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Comment: Re:Bitcoin (Score 0) 533

by wbic16 (#46002213) Attached to: Ask Slashdot: What's the Most Often-Run Piece of Code -- Ever?

More like 3.0e16 sha-256 computations per second (each Bitcoin hash involves two sha256 calculations), but the HLT idle command is a clear winner.

Assume: HLT idle is 1 clock cycle
Assume: Typical PC is idling at 1 GHz

PC shipments were 350m in 2010. If even 1 billion PCs are on and idle 60% of the day, then we have:

0.6 * 1 billion * 1 GHz * 1 year = 1.9e25 iterations per year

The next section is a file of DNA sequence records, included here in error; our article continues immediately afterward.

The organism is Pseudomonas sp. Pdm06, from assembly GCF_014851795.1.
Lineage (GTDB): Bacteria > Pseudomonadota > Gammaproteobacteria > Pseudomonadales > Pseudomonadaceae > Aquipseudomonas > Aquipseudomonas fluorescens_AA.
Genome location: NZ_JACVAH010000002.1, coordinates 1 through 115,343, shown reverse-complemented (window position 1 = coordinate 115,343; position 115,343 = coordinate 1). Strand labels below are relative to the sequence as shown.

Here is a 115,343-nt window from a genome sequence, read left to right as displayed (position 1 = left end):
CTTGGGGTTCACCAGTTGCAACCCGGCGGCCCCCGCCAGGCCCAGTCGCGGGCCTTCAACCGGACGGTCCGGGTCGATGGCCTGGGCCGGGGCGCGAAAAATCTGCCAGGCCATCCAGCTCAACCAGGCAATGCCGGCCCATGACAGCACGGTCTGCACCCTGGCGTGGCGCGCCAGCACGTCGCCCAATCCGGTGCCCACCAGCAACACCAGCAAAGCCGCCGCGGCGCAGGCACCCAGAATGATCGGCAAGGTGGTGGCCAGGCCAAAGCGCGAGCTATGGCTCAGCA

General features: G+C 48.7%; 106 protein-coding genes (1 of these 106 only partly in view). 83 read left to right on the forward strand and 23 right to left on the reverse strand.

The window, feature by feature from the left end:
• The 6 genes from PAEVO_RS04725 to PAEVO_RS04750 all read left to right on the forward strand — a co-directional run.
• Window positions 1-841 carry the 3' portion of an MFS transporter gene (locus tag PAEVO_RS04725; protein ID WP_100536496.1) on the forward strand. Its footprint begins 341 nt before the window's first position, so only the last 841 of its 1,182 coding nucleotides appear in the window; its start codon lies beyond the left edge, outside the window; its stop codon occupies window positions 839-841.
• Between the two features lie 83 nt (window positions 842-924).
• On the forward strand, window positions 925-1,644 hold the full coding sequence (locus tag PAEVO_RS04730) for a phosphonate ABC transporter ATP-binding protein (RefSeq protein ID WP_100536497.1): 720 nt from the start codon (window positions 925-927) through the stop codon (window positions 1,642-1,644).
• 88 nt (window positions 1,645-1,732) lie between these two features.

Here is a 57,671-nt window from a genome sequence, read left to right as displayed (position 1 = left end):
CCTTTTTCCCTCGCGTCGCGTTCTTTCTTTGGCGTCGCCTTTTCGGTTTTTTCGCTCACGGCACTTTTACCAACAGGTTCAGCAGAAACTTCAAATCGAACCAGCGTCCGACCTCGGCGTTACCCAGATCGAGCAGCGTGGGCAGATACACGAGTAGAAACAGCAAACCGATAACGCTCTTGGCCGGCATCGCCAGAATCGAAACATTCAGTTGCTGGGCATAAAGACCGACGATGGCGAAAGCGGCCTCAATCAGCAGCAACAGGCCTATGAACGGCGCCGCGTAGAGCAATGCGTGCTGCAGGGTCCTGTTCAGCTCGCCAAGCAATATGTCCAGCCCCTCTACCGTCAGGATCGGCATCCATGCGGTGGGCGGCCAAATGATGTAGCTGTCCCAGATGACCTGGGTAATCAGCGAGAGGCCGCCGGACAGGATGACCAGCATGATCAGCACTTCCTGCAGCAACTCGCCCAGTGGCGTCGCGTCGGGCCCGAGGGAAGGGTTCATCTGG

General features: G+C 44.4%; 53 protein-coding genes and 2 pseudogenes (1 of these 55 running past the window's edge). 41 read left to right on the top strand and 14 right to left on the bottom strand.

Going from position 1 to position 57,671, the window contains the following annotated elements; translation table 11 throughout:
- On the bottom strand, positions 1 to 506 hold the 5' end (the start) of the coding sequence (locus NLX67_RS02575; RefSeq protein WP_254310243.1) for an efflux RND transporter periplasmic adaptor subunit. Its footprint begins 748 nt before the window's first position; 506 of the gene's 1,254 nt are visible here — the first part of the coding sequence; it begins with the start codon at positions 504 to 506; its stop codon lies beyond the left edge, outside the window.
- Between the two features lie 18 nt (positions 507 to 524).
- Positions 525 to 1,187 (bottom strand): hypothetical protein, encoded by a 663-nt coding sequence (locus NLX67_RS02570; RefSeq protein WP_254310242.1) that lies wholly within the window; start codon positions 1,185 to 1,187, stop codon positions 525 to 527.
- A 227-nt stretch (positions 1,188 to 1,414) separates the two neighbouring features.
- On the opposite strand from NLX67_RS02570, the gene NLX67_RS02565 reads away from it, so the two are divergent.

versus

3.0e16 Hz * 1 year = 9.5e23 iterations per year for Bitcoin

Now, sha256x2 is much more complicated than HLT, but the OP asked for iterations.

Comment: Re:Can We Take Back Nano? (Score 1) 39

by wbic16 (#39334909) Attached to: Nanoscale Race Car Gets 3D Printed With a Laser
Apparently the term "nano-scale" means that your manufacturing process has features measured in nm. Even if that is 400 nm or 1000 nm it seems. Example: https://nano-cemms.illinois.edu/materials/3d_printing_full Quote 1: " . . . incredibly thin polymer layers (on the order of 400 nm) . . . " Quote 2: "This activity demonstrates the basic challenges of nanoscale engineering and manufacturing."

"Once they go up, who cares where they come down? That's not my department." -- Werner von Braun

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